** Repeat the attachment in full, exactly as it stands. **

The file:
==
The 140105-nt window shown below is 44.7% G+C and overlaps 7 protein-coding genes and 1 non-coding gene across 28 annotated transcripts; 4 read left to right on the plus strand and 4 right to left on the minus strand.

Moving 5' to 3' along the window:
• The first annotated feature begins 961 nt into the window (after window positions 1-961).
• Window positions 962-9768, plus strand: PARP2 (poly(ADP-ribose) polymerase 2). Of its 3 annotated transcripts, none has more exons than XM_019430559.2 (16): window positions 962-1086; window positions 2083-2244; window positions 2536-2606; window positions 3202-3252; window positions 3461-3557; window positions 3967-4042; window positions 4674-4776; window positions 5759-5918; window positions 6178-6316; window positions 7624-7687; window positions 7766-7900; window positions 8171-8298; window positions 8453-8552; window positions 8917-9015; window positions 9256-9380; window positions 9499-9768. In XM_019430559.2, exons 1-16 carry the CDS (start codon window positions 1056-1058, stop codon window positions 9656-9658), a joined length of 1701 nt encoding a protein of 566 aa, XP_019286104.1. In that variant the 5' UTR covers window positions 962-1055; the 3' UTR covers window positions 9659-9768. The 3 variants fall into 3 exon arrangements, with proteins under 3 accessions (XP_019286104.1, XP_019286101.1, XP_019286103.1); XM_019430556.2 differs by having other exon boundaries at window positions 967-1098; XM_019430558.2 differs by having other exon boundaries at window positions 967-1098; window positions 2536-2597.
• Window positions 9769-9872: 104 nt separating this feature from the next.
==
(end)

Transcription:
The 140105-nt window shown below is 44.7% G+C and overlaps 7 protein-coding genes and 1 non-coding gene across 28 annotated transcripts; 4 read left to right on the plus strand and 4 right to left on the minus strand.

Moving 5' to 3' along the window:
• The first annotated feature begins 961 nt into the window (after window positions 1-961).
• Window positions 962-9768, plus strand: PARP2 (poly(ADP-ribose) polymerase 2). Of its 3 annotated transcripts, none has more exons than XM_019430559.2 (16): window positions 962-1086; window positions 2083-2244; window positions 2536-2606; window positions 3202-3252; window positions 3461-3557; window positions 3967-4042; window positions 4674-4776; window positions 5759-5918; window positions 6178-6316; window positions 7624-7687; window positions 7766-7900; window positions 8171-8298; window positions 8453-8552; window positions 8917-9015; window positions 9256-9380; window positions 9499-9768. In XM_019430559.2, exons 1-16 carry the CDS (start codon window positions 1056-1058, stop codon window positions 9656-9658), a joined length of 1701 nt encoding a protein of 566 aa, XP_019286104.1. In that variant the 5' UTR covers window positions 962-1055; the 3' UTR covers window positions 9659-9768. The 3 variants fall into 3 exon arrangements, with proteins under 3 accessions (XP_019286104.1, XP_019286101.1, XP_019286103.1); XM_019430556.2 differs by having other exon boundaries at window positions 967-1098; XM_019430558.2 differs by having other exon boundaries at window positions 967-1098; window positions 2536-2597.
• Window positions 9769-9872: 104 nt separating this feature from the next.